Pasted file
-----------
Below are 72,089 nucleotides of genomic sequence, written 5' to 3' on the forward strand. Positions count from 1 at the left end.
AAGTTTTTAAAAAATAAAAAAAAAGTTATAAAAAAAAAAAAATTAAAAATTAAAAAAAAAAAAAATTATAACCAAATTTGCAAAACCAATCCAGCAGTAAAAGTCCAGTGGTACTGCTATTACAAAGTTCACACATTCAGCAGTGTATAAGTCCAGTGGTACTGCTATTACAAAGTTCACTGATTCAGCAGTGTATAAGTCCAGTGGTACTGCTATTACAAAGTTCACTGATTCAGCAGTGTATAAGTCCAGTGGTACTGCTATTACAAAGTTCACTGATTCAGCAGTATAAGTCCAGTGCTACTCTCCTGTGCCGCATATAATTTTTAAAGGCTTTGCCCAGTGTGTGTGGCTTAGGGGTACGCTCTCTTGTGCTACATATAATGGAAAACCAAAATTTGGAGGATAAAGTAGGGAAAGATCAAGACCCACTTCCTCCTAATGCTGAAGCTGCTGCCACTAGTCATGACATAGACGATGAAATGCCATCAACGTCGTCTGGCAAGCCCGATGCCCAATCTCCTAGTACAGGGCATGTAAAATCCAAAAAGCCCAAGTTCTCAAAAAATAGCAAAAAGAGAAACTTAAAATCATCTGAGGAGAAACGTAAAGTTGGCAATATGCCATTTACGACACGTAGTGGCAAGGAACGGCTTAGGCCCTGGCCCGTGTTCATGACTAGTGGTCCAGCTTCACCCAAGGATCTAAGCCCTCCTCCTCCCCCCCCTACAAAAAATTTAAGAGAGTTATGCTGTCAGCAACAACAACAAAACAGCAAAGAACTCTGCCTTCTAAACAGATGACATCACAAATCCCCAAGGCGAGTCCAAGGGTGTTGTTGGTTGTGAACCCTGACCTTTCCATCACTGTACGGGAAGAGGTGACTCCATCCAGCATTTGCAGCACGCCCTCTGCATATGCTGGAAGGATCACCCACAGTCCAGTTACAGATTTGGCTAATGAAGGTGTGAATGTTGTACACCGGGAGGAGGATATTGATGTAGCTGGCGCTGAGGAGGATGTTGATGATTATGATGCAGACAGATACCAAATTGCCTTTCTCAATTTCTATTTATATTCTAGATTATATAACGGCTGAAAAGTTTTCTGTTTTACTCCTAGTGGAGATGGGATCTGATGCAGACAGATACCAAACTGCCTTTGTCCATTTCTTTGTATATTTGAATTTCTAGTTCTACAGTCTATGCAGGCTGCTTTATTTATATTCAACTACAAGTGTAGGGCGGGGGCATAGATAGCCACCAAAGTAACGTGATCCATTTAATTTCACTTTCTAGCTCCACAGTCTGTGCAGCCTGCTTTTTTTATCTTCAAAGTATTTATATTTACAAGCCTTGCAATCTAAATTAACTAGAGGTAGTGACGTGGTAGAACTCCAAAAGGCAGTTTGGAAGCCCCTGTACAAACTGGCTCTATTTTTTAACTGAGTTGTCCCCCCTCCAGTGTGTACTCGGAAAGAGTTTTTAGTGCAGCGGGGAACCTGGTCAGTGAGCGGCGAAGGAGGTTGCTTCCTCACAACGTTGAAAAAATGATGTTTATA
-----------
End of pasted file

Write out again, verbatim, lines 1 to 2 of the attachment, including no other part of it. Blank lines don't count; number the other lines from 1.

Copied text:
Below are 72,089 nucleotides of genomic sequence, written 5' to 3' on the forward strand. Positions count from 1 at the left end.
AAGTTTTTAAAAAATAAAAAAAAAGTTATAAAAAAAAAAAAATTAAAAATTAAAAAAAAAAAAAATTATAACCAAATTTGCAAAACCAATCCAGCAGTAAAAGTCCAGTGGTACTGCTATTACAAAGTTCACACATTCAGCAGTGTATAAGTCCAGTGGTACTGCTATTACAAAGTTCACTGATTCAGCAGTGTATAAGTCCAGTGGTACTGCTATTACAAAGTTCACTGATTCAGCAGTGTATAAGTCCAGTGGTACTGCTATTACAAAGTTCACTGATTCAGCAGTATAAGTCCAGTGCTACTCTCCTGTGCCGCATATAATTTTTAAAGGCTTTGCCCAGTGTGTGTGGCTTAGGGGTACGCTCTCTTGTGCTACATATAATGGAAAACCAAAATTTGGAGGATAAAGTAGGGAAAGATCAAGACCCACTTCCTCCTAATGCTGAAGCTGCTGCCACTAGTCATGACATAGACGATGAAATGCCATCAACGTCGTCTGGCAAGCCCGATGCCCAATCTCCTAGTACAGGGCATGTAAAATCCAAAAAGCCCAAGTTCTCAAAAAATAGCAAAAAGAGAAACTTAAAATCATCTGAGGAGAAACGTAAAGTTGGCAATATGCCATTTACGACACGTAGTGGCAAGGAACGGCTTAGGCCCTGGCCCGTGTTCATGACTAGTGGTCCAGCTTCACCCAAGGATCTAAGCCCTCCTCCTCCCCCCCCTACAAAAAATTTAAGAGAGTTATGCTGTCAGCAACAACAACAAAACAGCAAAGAACTCTGCCTTCTAAACAGATGACATCACAAATCCCCAAGGCGAGTCCAAGGGTGTTGTTGGTTGTGAACCCTGACCTTTCCATCACTGTACGGGAAGAGGTGACTCCATCCAGCATTTGCAGCACGCCCTCTGCATATGCTGGAAGGATCACCCACAGTCCAGTTACAGATTTGGCTAATGAAGGTGTGAATGTTGTACACCGGGAGGAGGATATTGATGTAGCTGGCGCTGAGGAGGATGTTGATGATTATGATGCAGACAGATACCAAATTGCCTTTCTCAATTTCTATTTATATTCTAGATTATATAACGGCTGAAAAGTTTTCTGTTTTACTCCTAGTGGAGATGGGATCTGATGCAGACAGATACCAAACTGCCTTTGTCCATTTCTTTGTATATTTGAATTTCTAGTTCTACAGTCTATGCAGGCTGCTTTATTTATATTCAACTACAAGTGTAGGGCGGGGGCATAGATAGCCACCAAAGTAACGTGATCCATTTAATTTCACTTTCTAGCTCCACAGTCTGTGCAGCCTGCTTTTTTTATCTTCAAAGTATTTATATTTACAAGCCTTGCAATCTAAATTAACTAGAGGTAGTGACGTGGTAGAACTCCAAAAGGCAGTTTGGAAGCCCCTGTACAAACTGGCTCTATTTTTTAACTGAGTTGTCCCCCCTCCAGTGTGTACTCGGAAAGAGTTTTTAGTGCAGCGGGGAACCTGGTCAGTGAGCGGCGAAGGAGGTTGCTTCCTCACAACGTTGAAAAAATGATGTTTATA